What’s their main role in the vineyard?The focus at the moment is on addressing specific soil management issues. While many herbicides are destined to disappear, mechanical weeding appears to be the most common alternative for vine growers. The problem is that, compared to herbicides, soil tillage techniques are very expensive and labour intensive. This is where robots are relevant, because they will help reduce both the time and arduousness of such tasks.
Robotic brands or projects dedicated to weed management include:
- Ecorobotix (Switzerland)
- RIPPA (Sydney University, Australia)
- Carré Anatis (France)
- SITIA PUMAgri (France)
- Naïo Technologies Oz and Dino (France).
What are the different options?SITIA, Naïo Technologies and VitiBot have now joined Vitirover in the field of vine robots, with their PUMAgri, TED, and BAKUS solutions respectively.
Vitirover, based in Saint-Emilion, has developed a small and lightweight solution (20kg) to mow vineyards entirely covered with grass. In its conception, there is a compromise between autonomy, power and safety. It has a random but organised movement within its work area, which is split into sub areas, with a prioritization of the direction of the displacement based on the time spent on each area. The robot has no outdoor sensors, its behaviour is dictated by information from the inertial, the compass, and constraints stored in each wheel motor. The software part of the robot control is also important because it must allow the manager of the fleet of robots to know the location of the various units, and be able to get the robot out of the parcel when heavy machinery moves in for other vineyard duties.
Naio Technologies has made the choice to design a robot (TED) adapted to mechanical weeding under the row first and then to develop the versatility around a range of tools for shoots removal, mowing or spraying. For more precise work between the vines, the choice was a structure that spans the vine row. This configuration is more favourable to the positioning of tools but is more restrictive in terms of mechanical engineering. Traction is electric, each wheel drives and steers, which allows multiple modes of operation for manoeuvring or alignment. The robot guidance is now totally dedicated to the RTK GPS, which certainly allows precise positioning, but does not yet rely on the detection of the structure of the vineyard. This will come in the next few months with the integration of new sensors. TED’s total weight with equipment is around one ton.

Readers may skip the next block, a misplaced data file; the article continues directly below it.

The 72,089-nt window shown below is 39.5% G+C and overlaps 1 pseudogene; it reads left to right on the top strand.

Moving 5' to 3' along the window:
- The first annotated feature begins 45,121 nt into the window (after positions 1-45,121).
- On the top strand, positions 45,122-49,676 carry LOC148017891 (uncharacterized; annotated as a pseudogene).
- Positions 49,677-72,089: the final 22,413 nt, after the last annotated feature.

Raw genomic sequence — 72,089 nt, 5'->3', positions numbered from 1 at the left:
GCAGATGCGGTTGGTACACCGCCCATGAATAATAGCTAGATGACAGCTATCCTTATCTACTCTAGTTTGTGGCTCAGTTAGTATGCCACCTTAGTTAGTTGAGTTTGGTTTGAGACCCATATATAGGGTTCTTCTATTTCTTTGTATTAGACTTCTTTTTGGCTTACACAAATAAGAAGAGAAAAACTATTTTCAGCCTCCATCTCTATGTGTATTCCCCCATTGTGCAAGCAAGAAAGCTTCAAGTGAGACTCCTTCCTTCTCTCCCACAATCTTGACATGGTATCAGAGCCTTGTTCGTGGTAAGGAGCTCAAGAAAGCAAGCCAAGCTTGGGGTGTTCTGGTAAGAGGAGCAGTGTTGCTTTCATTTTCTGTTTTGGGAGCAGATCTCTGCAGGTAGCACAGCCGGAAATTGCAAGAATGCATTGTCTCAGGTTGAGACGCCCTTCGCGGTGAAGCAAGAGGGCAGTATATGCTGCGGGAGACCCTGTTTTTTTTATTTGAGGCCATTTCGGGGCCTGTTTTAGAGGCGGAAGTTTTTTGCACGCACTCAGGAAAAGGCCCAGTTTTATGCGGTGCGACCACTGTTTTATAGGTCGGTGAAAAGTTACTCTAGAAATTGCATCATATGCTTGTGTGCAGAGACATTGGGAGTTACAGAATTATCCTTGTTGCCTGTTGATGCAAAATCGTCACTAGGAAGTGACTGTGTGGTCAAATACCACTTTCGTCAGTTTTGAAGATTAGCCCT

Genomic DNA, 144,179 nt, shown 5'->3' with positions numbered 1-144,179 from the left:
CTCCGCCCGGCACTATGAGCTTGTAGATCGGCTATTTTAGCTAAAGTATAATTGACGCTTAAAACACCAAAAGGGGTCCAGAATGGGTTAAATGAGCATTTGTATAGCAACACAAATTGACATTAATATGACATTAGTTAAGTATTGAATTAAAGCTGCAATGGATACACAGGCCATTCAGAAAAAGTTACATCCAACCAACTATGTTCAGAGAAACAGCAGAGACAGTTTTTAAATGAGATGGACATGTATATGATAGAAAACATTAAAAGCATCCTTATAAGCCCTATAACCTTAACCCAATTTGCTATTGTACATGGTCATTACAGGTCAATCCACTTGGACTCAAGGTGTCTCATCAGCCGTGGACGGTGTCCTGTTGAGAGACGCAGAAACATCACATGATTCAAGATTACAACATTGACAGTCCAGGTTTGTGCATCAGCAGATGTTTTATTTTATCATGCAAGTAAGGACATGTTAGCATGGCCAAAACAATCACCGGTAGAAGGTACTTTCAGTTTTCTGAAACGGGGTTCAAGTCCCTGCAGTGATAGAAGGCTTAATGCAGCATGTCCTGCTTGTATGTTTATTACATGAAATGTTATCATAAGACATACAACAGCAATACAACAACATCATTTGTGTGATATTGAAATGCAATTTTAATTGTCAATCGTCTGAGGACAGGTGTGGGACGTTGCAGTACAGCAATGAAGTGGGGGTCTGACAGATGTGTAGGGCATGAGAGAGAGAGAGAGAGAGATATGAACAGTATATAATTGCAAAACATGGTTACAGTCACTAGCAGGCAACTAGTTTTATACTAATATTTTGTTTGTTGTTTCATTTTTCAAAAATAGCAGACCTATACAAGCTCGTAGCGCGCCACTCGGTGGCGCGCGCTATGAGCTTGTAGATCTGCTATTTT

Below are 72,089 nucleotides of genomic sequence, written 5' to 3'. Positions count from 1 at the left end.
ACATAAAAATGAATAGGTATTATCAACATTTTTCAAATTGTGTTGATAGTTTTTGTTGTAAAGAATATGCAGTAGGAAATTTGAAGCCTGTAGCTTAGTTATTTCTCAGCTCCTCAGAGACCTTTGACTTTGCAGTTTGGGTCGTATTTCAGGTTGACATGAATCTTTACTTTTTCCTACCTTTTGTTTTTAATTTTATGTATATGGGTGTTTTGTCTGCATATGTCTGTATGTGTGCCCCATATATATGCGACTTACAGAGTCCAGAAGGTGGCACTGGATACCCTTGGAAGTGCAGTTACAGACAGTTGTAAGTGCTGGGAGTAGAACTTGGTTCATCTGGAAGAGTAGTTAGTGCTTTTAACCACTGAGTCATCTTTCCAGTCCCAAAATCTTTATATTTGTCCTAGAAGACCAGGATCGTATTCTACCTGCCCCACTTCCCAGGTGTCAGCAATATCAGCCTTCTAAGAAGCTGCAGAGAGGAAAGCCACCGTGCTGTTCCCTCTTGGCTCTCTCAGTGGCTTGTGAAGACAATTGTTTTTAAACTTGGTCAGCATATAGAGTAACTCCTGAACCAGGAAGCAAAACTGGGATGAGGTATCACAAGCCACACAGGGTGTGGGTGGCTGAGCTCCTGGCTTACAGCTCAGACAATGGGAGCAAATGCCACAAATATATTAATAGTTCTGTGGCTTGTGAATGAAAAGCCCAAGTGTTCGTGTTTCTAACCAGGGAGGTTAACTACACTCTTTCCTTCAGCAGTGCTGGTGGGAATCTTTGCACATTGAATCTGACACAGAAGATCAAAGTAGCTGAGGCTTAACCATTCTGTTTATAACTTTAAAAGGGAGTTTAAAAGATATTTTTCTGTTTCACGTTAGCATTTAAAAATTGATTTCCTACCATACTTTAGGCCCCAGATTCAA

We have tested TED with its mechanical weeding tools. It has shown its capacity to run smoothly row after row at an average speed of 3.5km/h, without damaging the vine stocks. We’ve not been able to measure the efficiency in terms of weeding because these tests were run at the end of the season, but we should be able to do this over the coming months.
Naio Technologies, based in Escalquens in south-western France, also has a machine called Jo (formerly Bob) which is designed for very high density vineyards.
VitiBot, a start-up located in Champagne, has a very advanced prototype of its electric robot Bakus. This is a heavier (around 2.5 tons) and more powerful machine that will be used in narrow vineyards first. Its main purpose will be mechanical weeding. VitiBot also aims to develop leaf removal and spraying functions. The four wheels also drive and steer.
SITIA sees its PUMAgri platform as a very versatile robot, able to work in vegetable gardens as well as vineyards. Its main difference with the competitors is in its hybrid power source: the main engine runs with gas-oil and provides electricity to ensure a high level of autonomy in electric drive mode.
These four examples show that the challenge of clean weeding is the gateway for robotics to get into vineyards, and could pave the way for other very important applications such as targeted and confined spraying, but also the gathering of data – such as vigour or disease detection. The benefits of robots go beyond the simple search for competitiveness, since there is growing concern about the exposure of vineyard workers to pesticides and other potential dangers.
What’s their availability and pricing?Vitirover will not be sold. The business model proposes it as a service for vineyard owners. The other robots are still, at the moment, prototypes with high price tags (between €80,000 and €130,000) and are going to partner-customers with some limitations due to the ongoing developments of the solutions to ensure security and reliability.
So, at this point, because there is no industrialisation of production, robots are not yet competitive if you just look at the costs. Nevertheless, some studies have been conducted in real conditions and they show these robots have a great potential to bring clever solutions to the vineyard, while changing the frequency and intensity of the interventions. Watch this space!
Christophe Gaviglio is an applied research engineer at the Institut Français de la Vigne et du Vin, specialising in vineyard mechanisation.
For further informationhttp://www.vitirover.com/fr/